Regulations Make Monopolies

March 31st, 2019

Large companies usually rail against any sort of regulation that would hurt their bottom line. However, I used the word usually and not always -- and this isn't because large corporations are sometimes altruistically pro-consumer, but because, sometimes, what's bad for their bottom line is even worse for their competitors' bottom lines.

There's a related joke that goes something like:

A genie tells a man that he has three wishes, but whatever he wishes for, his enemy will get twice that. The man wishes for half a stroke.

This is the case when Facebook comes out pro-regulation as well -- what's an inconvenience for them is a death ruling for their competitors of smaller size.

Imagine Congress proposes a bill calling for content moderation by social media companies with the goal of reducing foreign impact on elections. How does this affect Facebook? Facebook needs to spend a few extra million dollars a year and hire a few more moderators. An inconvenience? Sure. A death ruling? Not at all. It's just a few million dollars less annual profit.

Now think about that little social network someone is making in his apartment with money coming out of his own pocket. Can this one-man, profit-less company survive this regulation? From where will the creator (and marketer, and person in charge of customer support, and decisionmaker, and ....) find the time to moderate content or the money to hire a moderator?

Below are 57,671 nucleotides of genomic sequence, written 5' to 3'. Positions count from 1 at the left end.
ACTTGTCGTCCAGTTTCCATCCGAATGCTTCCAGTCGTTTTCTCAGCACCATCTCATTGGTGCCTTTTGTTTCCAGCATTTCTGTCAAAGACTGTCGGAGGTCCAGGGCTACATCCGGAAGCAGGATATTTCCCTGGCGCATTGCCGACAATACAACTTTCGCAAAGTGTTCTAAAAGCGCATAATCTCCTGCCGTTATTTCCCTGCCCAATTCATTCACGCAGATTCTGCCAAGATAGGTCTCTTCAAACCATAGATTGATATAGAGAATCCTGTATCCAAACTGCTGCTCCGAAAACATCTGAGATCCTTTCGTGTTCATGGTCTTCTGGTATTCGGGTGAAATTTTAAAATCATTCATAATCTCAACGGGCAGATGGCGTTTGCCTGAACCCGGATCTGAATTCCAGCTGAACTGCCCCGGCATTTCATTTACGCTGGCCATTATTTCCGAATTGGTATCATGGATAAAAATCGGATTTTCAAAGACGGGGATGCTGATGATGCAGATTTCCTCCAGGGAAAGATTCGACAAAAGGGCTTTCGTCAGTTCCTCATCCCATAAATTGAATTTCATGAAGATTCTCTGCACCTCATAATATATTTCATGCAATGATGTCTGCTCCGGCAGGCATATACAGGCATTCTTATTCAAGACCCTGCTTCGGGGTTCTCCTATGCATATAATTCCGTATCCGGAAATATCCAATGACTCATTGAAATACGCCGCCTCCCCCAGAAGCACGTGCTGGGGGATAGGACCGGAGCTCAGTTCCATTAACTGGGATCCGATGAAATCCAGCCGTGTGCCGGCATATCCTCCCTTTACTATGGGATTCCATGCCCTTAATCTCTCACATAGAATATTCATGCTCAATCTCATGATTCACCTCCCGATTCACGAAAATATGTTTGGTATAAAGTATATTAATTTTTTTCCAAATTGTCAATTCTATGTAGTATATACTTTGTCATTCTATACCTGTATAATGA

If you impose regulations on the entirety of a multi-company market where one company is the root of all that's wrong in it, and that one company makes up the majority of the market, of course the company will support the regulation. When you have the money and legal team, you'll find a way to go around or comply with the said regulations, but it pushes newcomers off the edge.

Regulations only increase the barrier to entry for newcomers and cement the power of the monopolistic incumbent.

Don't take Zuckerberg's support for more regulations for social media companies as an act of goodwill where he's willing to give up some money to uphold democracy (whether it's even the right thing to do is an essay for later) -- take it as the monopolistic anti-competition act it is.